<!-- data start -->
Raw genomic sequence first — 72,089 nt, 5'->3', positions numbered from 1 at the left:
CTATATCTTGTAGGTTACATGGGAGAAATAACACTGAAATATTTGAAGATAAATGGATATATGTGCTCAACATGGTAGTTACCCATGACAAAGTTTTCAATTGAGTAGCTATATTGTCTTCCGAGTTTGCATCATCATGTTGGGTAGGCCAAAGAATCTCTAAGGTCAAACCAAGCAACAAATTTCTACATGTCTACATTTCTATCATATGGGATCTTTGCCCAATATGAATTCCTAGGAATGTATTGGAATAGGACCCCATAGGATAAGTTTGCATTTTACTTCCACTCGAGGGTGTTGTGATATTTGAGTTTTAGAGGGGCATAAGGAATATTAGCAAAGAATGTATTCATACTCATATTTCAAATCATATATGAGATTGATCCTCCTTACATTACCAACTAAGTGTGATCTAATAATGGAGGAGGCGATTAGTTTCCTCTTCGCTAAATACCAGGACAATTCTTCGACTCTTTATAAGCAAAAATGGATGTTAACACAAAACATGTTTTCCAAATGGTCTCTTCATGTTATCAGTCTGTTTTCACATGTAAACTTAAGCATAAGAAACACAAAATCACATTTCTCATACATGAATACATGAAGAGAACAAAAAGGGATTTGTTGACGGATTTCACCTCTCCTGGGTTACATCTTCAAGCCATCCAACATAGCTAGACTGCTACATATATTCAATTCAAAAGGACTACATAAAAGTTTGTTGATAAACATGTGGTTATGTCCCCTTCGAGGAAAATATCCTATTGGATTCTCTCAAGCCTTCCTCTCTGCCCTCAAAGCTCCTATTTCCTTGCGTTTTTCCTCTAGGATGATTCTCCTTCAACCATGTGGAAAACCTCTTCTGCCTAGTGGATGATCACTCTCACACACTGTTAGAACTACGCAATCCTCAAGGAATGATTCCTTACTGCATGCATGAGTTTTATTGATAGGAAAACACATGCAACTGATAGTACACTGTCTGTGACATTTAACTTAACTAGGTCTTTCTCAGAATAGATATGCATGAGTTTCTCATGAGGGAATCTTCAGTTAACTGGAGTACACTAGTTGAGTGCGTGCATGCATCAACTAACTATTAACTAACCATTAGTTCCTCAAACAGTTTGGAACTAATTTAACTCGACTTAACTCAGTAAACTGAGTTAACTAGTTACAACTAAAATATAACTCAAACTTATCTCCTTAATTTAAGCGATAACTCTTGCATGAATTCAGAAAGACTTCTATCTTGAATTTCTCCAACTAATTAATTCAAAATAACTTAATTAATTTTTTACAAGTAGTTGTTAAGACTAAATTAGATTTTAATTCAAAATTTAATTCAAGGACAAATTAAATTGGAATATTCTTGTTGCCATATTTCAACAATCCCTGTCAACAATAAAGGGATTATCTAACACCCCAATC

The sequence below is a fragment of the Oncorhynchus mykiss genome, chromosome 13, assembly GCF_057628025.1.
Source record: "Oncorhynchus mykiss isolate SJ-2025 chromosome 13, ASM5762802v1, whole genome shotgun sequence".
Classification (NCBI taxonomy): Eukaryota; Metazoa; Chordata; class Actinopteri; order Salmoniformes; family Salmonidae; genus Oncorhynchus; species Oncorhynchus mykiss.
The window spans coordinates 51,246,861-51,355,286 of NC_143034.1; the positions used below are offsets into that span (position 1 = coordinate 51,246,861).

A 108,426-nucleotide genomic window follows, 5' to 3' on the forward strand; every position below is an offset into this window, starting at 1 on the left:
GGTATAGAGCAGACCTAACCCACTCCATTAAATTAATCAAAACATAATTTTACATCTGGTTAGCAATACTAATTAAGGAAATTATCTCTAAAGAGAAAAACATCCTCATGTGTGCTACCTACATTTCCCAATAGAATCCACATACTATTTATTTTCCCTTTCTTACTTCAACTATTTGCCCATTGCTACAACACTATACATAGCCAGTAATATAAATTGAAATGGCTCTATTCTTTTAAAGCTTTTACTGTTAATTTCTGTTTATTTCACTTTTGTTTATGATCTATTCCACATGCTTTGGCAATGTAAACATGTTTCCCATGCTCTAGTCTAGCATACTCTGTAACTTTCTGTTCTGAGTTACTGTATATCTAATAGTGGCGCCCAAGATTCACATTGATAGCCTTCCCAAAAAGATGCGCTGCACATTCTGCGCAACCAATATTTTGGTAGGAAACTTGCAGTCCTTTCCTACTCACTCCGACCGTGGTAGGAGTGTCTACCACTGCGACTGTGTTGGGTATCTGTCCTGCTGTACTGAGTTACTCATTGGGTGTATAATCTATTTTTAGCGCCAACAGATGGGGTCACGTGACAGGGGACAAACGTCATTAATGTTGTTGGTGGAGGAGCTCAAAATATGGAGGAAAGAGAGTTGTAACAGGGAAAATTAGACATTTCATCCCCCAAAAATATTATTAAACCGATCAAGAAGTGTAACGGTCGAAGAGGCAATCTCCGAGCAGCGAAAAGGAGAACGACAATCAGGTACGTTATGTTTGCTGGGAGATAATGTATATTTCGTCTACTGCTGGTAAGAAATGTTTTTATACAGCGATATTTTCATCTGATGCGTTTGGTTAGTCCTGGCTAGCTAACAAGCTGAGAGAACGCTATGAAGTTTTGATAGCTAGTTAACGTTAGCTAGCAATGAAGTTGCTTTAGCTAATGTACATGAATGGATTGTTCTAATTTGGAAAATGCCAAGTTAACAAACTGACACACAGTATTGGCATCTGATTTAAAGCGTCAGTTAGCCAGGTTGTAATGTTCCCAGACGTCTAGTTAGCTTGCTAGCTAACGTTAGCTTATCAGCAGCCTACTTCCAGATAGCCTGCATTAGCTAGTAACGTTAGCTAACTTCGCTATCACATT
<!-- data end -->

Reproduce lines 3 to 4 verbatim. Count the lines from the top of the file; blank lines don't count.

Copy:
The sequence below is a fragment of the Oncorhynchus mykiss genome, chromosome 13, assembly GCF_057628025.1.
Source record: "Oncorhynchus mykiss isolate SJ-2025 chromosome 13, ASM5762802v1, whole genome shotgun sequence".